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D.W.I. Update:  Use of SLAP instead of jail sentence is illegal

Sitting as an appeals court, the Passaic County Superior Court has ruled that courts may not use the Sheriff’s Labor Assistance Program (SLAP) to satisfy a jail sentence imposed on a third offense D.W.I..  It is not clear whether there will further appeals on this issue that effects hundreds of cases statewide each year.

If a driver is convicted in New Jersey of driving while intoxicated for a third time, there are some very serious penalties (see the “Frequently Asked Questions” article on this website.) Among those serious penalties is a mandatory jail term.  Upon conviction, either after a trial or a guilty plea, the court must sentence the defendant to a mandatory 180 day jail sentence.

Over the years, some municipal courts have developed a practice of allowing to serve their jail terms through the Sheriff’s Labor Assistance Porgram ("S.L.A.P").  In response, the Conference of Presiding Judges of the Municipal Courts considered the practice.  The Conference concluded that the provisions of a SLAP program cannot and must not extend to persons convicted of a Third or subsequent DWI offense.  The Conference’s finding was applied to the individual municipal courts through directives from the presiding judges in each county.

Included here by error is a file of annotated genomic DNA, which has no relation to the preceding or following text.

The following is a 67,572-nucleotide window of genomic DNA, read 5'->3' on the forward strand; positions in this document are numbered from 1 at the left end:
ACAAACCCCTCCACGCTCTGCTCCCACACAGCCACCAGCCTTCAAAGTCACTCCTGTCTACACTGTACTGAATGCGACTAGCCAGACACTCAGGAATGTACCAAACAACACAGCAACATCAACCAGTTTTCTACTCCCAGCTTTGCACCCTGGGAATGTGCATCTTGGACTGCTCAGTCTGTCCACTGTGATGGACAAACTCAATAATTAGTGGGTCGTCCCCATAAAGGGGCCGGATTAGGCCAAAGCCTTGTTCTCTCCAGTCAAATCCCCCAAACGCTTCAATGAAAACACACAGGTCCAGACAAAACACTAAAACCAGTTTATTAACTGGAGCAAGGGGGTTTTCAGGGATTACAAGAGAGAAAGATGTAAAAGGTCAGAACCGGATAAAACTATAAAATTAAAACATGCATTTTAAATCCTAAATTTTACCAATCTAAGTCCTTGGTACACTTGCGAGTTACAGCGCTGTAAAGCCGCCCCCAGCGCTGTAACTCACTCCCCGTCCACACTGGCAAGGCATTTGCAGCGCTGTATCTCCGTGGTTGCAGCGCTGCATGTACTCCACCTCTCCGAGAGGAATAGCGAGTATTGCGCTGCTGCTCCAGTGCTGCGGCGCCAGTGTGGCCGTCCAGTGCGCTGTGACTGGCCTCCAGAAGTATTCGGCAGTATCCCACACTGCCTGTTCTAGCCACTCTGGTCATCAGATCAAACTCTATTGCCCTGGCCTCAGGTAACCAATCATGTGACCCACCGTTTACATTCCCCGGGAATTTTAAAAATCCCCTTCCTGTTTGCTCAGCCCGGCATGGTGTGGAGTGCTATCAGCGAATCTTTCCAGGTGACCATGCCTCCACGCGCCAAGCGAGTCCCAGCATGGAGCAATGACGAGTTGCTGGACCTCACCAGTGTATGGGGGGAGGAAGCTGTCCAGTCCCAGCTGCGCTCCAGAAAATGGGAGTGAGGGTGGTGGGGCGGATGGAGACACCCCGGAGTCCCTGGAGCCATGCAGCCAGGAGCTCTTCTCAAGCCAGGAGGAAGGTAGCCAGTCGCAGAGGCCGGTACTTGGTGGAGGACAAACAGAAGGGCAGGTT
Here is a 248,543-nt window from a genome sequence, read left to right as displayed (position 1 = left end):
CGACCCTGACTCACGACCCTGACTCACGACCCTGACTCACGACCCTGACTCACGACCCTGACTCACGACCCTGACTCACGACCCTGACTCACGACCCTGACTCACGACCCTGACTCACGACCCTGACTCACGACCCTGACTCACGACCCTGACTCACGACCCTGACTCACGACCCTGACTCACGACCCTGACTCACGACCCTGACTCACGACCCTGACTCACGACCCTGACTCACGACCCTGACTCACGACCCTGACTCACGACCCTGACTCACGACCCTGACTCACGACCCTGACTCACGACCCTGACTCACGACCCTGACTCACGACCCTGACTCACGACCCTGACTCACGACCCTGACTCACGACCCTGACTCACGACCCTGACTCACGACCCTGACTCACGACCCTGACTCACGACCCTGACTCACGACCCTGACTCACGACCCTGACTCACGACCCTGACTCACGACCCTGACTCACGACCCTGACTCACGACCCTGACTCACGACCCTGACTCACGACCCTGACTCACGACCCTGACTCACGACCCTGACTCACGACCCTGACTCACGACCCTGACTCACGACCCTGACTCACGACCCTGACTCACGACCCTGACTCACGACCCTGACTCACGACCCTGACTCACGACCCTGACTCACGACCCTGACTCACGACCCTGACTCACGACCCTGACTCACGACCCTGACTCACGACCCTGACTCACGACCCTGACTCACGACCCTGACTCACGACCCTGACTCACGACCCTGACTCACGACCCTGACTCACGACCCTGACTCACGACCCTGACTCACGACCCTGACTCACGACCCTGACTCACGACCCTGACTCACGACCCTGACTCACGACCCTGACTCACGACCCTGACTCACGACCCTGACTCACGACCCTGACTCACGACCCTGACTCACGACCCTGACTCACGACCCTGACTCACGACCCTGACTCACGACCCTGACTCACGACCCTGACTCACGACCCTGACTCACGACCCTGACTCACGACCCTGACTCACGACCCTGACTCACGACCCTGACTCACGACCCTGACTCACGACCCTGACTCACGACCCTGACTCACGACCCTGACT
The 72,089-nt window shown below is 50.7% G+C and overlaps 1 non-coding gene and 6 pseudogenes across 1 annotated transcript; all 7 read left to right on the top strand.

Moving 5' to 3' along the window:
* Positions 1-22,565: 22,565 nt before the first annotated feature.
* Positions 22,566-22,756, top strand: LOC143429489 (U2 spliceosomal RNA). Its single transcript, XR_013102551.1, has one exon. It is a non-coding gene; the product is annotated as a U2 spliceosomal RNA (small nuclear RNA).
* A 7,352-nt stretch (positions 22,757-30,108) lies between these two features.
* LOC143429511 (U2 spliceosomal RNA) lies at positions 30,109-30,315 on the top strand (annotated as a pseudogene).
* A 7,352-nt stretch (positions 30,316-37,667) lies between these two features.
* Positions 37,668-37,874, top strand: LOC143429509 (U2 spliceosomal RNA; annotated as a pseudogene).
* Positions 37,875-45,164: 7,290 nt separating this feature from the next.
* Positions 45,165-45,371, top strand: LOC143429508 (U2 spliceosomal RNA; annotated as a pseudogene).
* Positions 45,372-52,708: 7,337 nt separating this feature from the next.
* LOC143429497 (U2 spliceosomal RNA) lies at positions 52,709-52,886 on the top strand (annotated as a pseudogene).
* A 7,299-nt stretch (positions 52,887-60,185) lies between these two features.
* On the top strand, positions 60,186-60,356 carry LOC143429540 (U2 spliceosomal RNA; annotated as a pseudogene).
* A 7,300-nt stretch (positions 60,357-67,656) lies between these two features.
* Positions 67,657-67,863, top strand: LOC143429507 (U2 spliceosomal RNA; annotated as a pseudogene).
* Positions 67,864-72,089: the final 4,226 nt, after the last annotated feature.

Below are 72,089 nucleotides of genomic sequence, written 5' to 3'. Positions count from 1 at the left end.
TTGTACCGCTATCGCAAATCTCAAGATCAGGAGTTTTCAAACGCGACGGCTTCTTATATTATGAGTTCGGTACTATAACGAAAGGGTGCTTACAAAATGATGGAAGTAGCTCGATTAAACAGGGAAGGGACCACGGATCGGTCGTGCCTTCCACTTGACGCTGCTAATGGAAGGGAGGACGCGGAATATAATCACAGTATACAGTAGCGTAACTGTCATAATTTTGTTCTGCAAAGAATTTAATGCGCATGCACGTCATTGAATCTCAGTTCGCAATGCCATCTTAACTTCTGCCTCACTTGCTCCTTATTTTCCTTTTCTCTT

In State v. Kotsev, the defendant was convicted of DWI for a third time.  He was sentenced to jail.  He requested that the court allow him to serve some of his jail tim in the SLAP program.  The municipal court denied his request, holding that the directive of the Presiding Municipal Court Judge prohibited such a sentence.  Kotsev appealed the judgment of the municipal court to the Superior Court.

When the Superior Court ruled on the appeal, it upheld the judgment of the municipal court.  Kotsev argued that the directive was unconstitutional.  The Superior Court disagreed and ruled that the directive does not violate either the New Jersey or the United States constitution.  As a result, the practice of using SLAP in lieu of jail sentences for third and subsequent offenders is in serious doubt.

Howes & Howes closely monitors appellate decisions in our areas of practice so that we can provide the best possible representation to our clients.

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